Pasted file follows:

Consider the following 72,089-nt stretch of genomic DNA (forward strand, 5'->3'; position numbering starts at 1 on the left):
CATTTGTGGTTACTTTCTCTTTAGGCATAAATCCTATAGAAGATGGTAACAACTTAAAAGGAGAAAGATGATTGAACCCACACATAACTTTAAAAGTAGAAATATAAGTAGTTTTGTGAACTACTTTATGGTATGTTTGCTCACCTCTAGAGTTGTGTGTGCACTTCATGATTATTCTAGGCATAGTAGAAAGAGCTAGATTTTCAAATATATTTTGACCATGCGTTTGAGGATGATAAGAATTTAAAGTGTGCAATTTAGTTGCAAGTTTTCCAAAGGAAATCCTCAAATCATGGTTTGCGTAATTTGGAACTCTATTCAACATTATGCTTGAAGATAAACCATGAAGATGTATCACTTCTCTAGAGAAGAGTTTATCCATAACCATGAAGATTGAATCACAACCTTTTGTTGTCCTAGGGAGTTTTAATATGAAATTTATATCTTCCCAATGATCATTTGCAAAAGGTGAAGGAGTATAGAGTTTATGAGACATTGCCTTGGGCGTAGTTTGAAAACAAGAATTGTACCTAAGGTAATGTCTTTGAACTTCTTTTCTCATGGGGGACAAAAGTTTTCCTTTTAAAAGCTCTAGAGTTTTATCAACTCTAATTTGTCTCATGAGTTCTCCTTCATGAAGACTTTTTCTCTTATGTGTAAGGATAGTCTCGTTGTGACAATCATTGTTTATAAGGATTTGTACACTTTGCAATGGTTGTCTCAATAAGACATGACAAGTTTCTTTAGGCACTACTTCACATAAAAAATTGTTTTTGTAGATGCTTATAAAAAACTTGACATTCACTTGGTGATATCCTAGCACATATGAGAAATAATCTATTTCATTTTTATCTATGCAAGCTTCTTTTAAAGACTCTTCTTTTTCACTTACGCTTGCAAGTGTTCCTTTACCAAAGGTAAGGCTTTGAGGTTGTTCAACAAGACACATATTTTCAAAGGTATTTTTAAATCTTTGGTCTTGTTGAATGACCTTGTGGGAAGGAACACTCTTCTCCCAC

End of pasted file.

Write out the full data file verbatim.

Consider the following 72,089-nt stretch of genomic DNA (forward strand, 5'->3'; position numbering starts at 1 on the left):
CATTTGTGGTTACTTTCTCTTTAGGCATAAATCCTATAGAAGATGGTAACAACTTAAAAGGAGAAAGATGATTGAACCCACACATAACTTTAAAAGTAGAAATATAAGTAGTTTTGTGAACTACTTTATGGTATGTTTGCTCACCTCTAGAGTTGTGTGTGCACTTCATGATTATTCTAGGCATAGTAGAAAGAGCTAGATTTTCAAATATATTTTGACCATGCGTTTGAGGATGATAAGAATTTAAAGTGTGCAATTTAGTTGCAAGTTTTCCAAAGGAAATCCTCAAATCATGGTTTGCGTAATTTGGAACTCTATTCAACATTATGCTTGAAGATAAACCATGAAGATGTATCACTTCTCTAGAGAAGAGTTTATCCATAACCATGAAGATTGAATCACAACCTTTTGTTGTCCTAGGGAGTTTTAATATGAAATTTATATCTTCCCAATGATCATTTGCAAAAGGTGAAGGAGTATAGAGTTTATGAGACATTGCCTTGGGCGTAGTTTGAAAACAAGAATTGTACCTAAGGTAATGTCTTTGAACTTCTTTTCTCATGGGGGACAAAAGTTTTCCTTTTAAAAGCTCTAGAGTTTTATCAACTCTAATTTGTCTCATGAGTTCTCCTTCATGAAGACTTTTTCTCTTATGTGTAAGGATAGTCTCGTTGTGACAATCATTGTTTATAAGGATTTGTACACTTTGCAATGGTTGTCTCAATAAGACATGACAAGTTTCTTTAGGCACTACTTCACATAAAAAATTGTTTTTGTAGATGCTTATAAAAAACTTGACATTCACTTGGTGATATCCTAGCACATATGAGAAATAATCTATTTCATTTTTATCTATGCAAGCTTCTTTTAAAGACTCTTCTTTTTCACTTACGCTTGCAAGTGTTCCTTTACCAAAGGTAAGGCTTTGAGGTTGTTCAACAAGACACATATTTTCAAAGGTATTTTTAAATCTTTGGTCTTGTTGAATGACCTTGTGGGAAGGAACACTCTTCTCCCAC